Flashback
A look back at this day in film history
December 19
October 8, 1969
All Four One

On October 8, 1969, New York moviegoers were urged to “consider the possibilities” by buying a ticket to the debut feature of a young screenwriter-turned-director, Paul Mazursky. And, attracted by its promise of wife swapping and group sex amidst a suburban swirl of love beads, Nehru collars and group therapy sessions, audiences did. The film, Bob and Carol and Ted and Alice, was one of the year’s biggest hits, grossing $30 million off a production budget of only $2 million. Helped by the laid-back chemistry, good looks and improvisational ability of stars Natalie Wood, Robert Culp, Elliot Gould and Dyan Cannon, Mazursky’s comedy drama managed to both indulge audience’s fascination with ‘60s-era free love while satirizing it enough for mainstream viewers to keep it at a comfortable moral distance. Seen in today’s radically different cultural climate, the movie feels a bit like it’s tumbled out of a time capsule, but, writing at the time, critic Pauline Kael pinpointed what may be the film’s lasting legacy: a tonally tricky, humorously bitter comedic style that finds its echoes today in everything from Ben Stiller comedies to Larry David’s Curb Your Enthusiasm. She wrote, “You can feel something new in the comic spirit of this film –– in the way Mazursky gets laughs by the rhythm of clichés, defenses, and little verbal aggressions.”


More Flashbacks
December 19, 1977
Jacques Tourneur dies

On this day in 1977, the film world lost of the most creative directors of the Golden Age of Hollywood, when Jacques Tourneur passed away in Bergerac, a town in the south west of France.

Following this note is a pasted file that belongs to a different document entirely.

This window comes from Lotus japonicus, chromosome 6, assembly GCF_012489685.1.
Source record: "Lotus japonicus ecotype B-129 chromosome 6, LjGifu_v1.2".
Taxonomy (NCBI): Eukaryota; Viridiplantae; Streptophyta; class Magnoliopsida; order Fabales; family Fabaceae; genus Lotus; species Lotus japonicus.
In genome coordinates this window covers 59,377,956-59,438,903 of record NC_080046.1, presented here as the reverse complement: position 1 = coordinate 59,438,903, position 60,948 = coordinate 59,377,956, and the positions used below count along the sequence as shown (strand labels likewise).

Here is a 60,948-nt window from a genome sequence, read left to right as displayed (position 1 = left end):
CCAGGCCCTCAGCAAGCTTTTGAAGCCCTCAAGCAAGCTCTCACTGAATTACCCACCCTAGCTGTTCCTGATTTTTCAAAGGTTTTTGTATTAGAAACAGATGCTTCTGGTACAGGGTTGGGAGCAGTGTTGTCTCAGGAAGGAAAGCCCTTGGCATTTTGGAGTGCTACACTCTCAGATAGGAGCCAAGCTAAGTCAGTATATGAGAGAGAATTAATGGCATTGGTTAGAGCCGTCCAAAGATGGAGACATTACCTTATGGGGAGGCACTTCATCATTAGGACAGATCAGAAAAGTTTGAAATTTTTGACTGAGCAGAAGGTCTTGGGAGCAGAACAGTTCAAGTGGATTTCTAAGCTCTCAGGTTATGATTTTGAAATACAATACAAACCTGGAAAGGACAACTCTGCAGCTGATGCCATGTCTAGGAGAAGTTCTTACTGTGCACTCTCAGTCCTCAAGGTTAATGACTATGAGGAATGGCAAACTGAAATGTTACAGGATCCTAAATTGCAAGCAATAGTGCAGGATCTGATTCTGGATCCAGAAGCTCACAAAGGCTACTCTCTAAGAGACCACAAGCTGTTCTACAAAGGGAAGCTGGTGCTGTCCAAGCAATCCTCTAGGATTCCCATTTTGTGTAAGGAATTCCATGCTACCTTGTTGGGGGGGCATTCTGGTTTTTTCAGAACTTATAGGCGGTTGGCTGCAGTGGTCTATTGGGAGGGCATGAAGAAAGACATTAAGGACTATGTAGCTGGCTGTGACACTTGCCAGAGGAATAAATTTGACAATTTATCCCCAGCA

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December 19, 1979
Being There, Sellers' Last Chance

According to director Hal Ashby, the editing of Being There was only finally finished at around 4 a.m. on the first day of its limited Oscar qualifying run, 29 years ago today, and Ashby himself delivered the film to the theatre by hand. The painstaking approach Ashby took with the film, however, translated into rapturous reviews and turned Being There into a financial as well as critical success. The movie was a long-gestating project that Ashby and the film’s star, Peter Sellers, had been planning since 1973 when the Pink Panther star had first shared with Ashby his love of Jerzy Kosinski’s novel about a idiot savant gardener who unintentionally becomes a political heavyweight. Sellers, who was initially seen as too broad a comic actor to play this subtle a role, excelled as Chauncey Gardiner (aka Chance the gardener), the childlike man whose simplistic comments are misinterpreted as ingenious political rhetoric, and garnered the very best reviews of his career and a Best Actor Oscar nod in the process. The film proved the most fitting of swan songs as Sellers died of a heart attack just six months after the film’s release. Being There has since become a classic, not least because of its incisive and gently scornful satire of the American political establishment: during the 1980 election, candidates Ronald Reagan and Jimmy Carter both tried to paint their opponent as being “like Chauncey Gardiner,” and over the course of the presidency of George W. Bush, numerous comparisons were made between the intelligence of commander in chief and Sellers’ simple-minded comic hero.

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